Buddhists Need to Make More Room for Understanding Anger

Buddhists Need to Make More Room for Understanding Anger December 13, 2018

Only then can they put it to rest.

A guest post by Ayya Yeshe

Anger is so demonized in Buddhism. I have felt quite angry myself over the years because as a Western nun I was completely abandoned by the Tibetan hierarchy and the lay community. I also started to understand the power of channeling moral outrage into social justice. But I now also see that there is a time when we must negotiate.

If the energy that builds up in anger does not lead to justice or being heard, it can turn into resentment and a desire for revenge. It can turn into despair and bitterness. If people feel they have lost but were treated fairly or that a just/fair system was in place, they find that it is easier to compromise. That system of justice is not there for Western nuns in the Tibetan system.

Research show that anger can be a natural human emotion to get attention when we are being abused or not heard. Research also showed that 2/3 of the time, showing anger actually helped people listen more and realize the importance of what was being said and that the angry individual felt empowered. History shows how civil rights and workers’ rights leaders used anger channeled into moral indignation to get results. Leaders like Cesar Chavez and Martin Luther King Jr did this.

However, these leaders also knew how to de-escalate anger when the time was right and compassionately engage in meaningful dialogue with their opponents to negotiate for change and tolerate difference. They staunchly advocated nonviolence and called off rallies or fasted when they sensed that anger was creating violence. So here we can see a wholesome kind of anger for change vs an anger that just goes downwards and leads to bitterness, hatred, and violence or the wish for revenge. Anyone who avoids trying to understand their own or others anger is not really tapping into the full human condition or able to offer justice.

“To avoid that fate, we have to appreciate how anger works. Ordinary anger can deepen, under the right circumstances, into moral indignation—a more combustible form of the emotion, though one that can still be a powerful force for good. If moral indignation persists, however—and if the indignant lose faith that their anger is being heard—it can produce a third type of anger: a desire for revenge against our enemies that privileges inflicting punishment over reaching accord.”

I understand the frustration and heartbreak of looking at systems and seeing that they are broken and will never accommodate you. Sadly, I feel that way about Tibetan Buddhism for Western nuns and Female Western Teachers. We have people who are so brainwashed right now they are trying to reinstate teachers who committed multiple rapes. We have lamas who are so comfortable that they will never slide over and make room for women, let alone people of another race.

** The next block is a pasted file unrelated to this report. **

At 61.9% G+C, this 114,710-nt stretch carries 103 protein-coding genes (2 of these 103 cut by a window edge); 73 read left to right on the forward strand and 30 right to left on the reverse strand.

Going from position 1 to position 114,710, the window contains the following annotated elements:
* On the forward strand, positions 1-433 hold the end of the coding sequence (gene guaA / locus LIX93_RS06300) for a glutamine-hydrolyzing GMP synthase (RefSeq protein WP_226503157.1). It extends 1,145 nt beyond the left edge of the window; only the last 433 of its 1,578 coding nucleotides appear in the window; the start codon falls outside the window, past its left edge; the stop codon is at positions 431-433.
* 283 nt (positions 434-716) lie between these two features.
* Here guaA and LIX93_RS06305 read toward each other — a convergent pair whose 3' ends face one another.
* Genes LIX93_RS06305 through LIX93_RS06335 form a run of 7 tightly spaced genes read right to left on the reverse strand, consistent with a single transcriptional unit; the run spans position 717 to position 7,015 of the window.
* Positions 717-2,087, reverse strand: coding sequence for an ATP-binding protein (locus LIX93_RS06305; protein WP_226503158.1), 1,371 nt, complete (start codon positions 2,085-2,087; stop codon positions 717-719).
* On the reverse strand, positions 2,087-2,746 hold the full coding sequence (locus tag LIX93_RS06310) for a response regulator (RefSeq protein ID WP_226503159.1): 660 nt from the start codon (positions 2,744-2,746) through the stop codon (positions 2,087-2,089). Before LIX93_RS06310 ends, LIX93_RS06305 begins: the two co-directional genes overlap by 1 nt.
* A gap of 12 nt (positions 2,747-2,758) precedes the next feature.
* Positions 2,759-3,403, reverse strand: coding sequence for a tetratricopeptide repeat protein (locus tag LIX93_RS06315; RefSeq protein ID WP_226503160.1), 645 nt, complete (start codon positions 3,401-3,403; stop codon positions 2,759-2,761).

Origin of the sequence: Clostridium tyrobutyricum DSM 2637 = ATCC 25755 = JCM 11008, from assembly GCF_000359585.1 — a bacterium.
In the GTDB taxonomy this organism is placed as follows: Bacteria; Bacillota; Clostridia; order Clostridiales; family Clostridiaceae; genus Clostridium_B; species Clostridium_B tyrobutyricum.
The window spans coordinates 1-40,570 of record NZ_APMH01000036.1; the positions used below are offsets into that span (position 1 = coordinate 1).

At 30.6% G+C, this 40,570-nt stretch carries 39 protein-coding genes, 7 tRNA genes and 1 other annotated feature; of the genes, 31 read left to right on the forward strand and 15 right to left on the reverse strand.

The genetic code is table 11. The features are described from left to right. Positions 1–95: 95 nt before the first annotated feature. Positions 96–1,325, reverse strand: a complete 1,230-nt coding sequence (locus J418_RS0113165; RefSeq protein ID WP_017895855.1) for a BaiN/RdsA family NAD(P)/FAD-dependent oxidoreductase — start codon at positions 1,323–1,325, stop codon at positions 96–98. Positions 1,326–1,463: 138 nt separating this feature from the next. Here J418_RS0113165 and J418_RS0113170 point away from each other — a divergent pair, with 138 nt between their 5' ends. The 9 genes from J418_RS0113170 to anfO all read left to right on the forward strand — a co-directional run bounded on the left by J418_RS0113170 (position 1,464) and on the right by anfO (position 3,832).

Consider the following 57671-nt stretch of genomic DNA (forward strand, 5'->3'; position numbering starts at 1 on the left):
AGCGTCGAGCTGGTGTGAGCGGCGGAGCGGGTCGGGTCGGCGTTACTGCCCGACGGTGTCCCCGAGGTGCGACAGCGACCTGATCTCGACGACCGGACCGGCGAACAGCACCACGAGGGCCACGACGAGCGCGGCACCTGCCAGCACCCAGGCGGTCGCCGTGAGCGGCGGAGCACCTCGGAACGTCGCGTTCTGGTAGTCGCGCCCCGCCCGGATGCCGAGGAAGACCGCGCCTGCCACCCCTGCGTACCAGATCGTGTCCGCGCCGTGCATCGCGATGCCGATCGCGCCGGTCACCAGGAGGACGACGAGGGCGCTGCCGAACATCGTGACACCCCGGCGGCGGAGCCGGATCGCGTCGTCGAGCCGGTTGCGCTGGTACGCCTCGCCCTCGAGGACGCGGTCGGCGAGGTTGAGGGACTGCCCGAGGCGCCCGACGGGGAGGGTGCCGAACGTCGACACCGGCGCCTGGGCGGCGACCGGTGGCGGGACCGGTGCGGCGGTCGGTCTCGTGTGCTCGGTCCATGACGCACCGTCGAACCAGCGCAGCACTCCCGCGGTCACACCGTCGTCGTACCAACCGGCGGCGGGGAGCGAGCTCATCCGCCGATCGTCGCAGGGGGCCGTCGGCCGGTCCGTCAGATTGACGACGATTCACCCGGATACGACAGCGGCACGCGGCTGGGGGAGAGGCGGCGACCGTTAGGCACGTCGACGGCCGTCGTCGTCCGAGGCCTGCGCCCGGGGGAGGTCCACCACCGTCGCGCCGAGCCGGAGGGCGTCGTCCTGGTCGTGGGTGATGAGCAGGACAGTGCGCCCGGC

We will have to take the teachings (with respect and gratitude, in their completeness) and create infrastructures where there are not huge power imbalances, where sexual abuse is not tolerated, and where women have equality and a voice; where Western culture is present and understood not as only a weak materialism but the good bits (like democracy, social justice, women’s empowerment, science, etc.) are honored and our messy past/present (white supremacy/colonialism/patriarchy) are also owned and not repeated.

“It is not enough for people to be angry,” Martin Luther King Jr. told an audience at Carnegie Hall in February 1968. It was the 100th anniversary of the birth of W. E. B. Du Bois, and King hoped to remind those in attendance of his teachings, but also of his methods. Du Bois, King said, had been an angry radical his whole life. He had furiously called for resistance. But he had also sought to make his enemies into allies. He had overcome his anger in the hopes of finding peace.”

This article is inspired by a much longer article called “The Real Roots of American Rage” from the Atlantic. Quotes in this article come from that article.

Photo by Frank Busch on Unsplash

Ayya Yeshe is an Australian Buddhist nun, socially engaged activist, aspiring bodhisattva and mystic traveler. She is the founder of the Bodhicitta Foundation in India and splits her time between India and Australia. Her teachers are Sakya Trizen (the second highest Lama in Tibetan Buddhism) and Ven Thich Nhat Hanh, the Nobel Peace Prize poet and peace activist. Ayya Yeshe is the author of ‘Everyday Enlightenment‘ published by Harper Collins and is featured in the documentaries ‘life beyond the begging bowl‘ and ‘Through the Eastern Gate‘. She is also made a Buddhist chanting CD with one of Australia’s top world music groups – India Jiva called ‘Dakini’.

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